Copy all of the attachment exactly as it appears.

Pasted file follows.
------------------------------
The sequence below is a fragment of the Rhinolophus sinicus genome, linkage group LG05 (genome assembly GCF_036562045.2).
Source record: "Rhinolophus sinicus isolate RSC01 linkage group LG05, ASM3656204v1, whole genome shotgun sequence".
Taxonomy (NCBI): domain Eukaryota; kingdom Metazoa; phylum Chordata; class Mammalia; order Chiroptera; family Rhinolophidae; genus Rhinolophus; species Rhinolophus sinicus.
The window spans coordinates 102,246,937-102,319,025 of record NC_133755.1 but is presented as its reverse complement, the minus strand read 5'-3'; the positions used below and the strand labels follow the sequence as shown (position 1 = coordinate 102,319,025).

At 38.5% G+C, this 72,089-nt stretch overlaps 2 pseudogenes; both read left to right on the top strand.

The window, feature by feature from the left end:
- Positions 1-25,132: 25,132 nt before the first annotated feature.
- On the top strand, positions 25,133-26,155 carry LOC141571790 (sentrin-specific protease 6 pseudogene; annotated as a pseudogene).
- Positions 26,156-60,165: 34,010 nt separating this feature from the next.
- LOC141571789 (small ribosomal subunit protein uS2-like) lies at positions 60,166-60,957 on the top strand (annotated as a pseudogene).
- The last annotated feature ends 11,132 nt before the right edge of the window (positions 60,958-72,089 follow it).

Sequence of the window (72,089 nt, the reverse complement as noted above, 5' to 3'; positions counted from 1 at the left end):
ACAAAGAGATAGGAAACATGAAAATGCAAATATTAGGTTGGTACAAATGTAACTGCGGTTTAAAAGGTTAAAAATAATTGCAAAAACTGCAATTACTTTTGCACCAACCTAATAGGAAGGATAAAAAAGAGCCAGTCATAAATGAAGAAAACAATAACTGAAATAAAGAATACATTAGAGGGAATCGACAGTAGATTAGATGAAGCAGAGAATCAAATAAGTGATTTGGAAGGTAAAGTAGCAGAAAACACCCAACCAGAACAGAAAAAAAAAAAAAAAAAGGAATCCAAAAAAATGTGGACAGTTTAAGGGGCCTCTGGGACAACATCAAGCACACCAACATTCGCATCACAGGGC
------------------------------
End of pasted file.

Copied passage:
The sequence below is a fragment of the Rhinolophus sinicus genome, linkage group LG05 (genome assembly GCF_036562045.2).
Source record: "Rhinolophus sinicus isolate RSC01 linkage group LG05, ASM3656204v1, whole genome shotgun sequence".
Taxonomy (NCBI): domain Eukaryota; kingdom Metazoa; phylum Chordata; class Mammalia; order Chiroptera; family Rhinolophidae; genus Rhinolophus; species Rhinolophus sinicus.
The window spans coordinates 102,246,937-102,319,025 of record NC_133755.1 but is presented as its reverse complement, the minus strand read 5'-3'; the positions used below and the strand labels follow the sequence as shown (position 1 = coordinate 102,319,025).

At 38.5% G+C, this 72,089-nt stretch overlaps 2 pseudogenes; both read left to right on the top strand.

The window, feature by feature from the left end:
- Positions 1-25,132: 25,132 nt before the first annotated feature.
- On the top strand, positions 25,133-26,155 carry LOC141571790 (sentrin-specific protease 6 pseudogene; annotated as a pseudogene).
- Positions 26,156-60,165: 34,010 nt separating this feature from the next.
- LOC141571789 (small ribosomal subunit protein uS2-like) lies at positions 60,166-60,957 on the top strand (annotated as a pseudogene).
- The last annotated feature ends 11,132 nt before the right edge of the window (positions 60,958-72,089 follow it).

Sequence of the window (72,089 nt, the reverse complement as noted above, 5' to 3'; positions counted from 1 at the left end):
ACAAAGAGATAGGAAACATGAAAATGCAAATATTAGGTTGGTACAAATGTAACTGCGGTTTAAAAGGTTAAAAATAATTGCAAAAACTGCAATTACTTTTGCACCAACCTAATAGGAAGGATAAAAAAGAGCCAGTCATAAATGAAGAAAACAATAACTGAAATAAAGAATACATTAGAGGGAATCGACAGTAGATTAGATGAAGCAGAGAATCAAATAAGTGATTTGGAAGGTAAAGTAGCAGAAAACACCCAACCAGAACAGAAAAAAAAAAAAAAAAAGGAATCCAAAAAAATGTGGACAGTTTAAGGGGCCTCTGGGACAACATCAAGCACACCAACATTCGCATCACAGGGC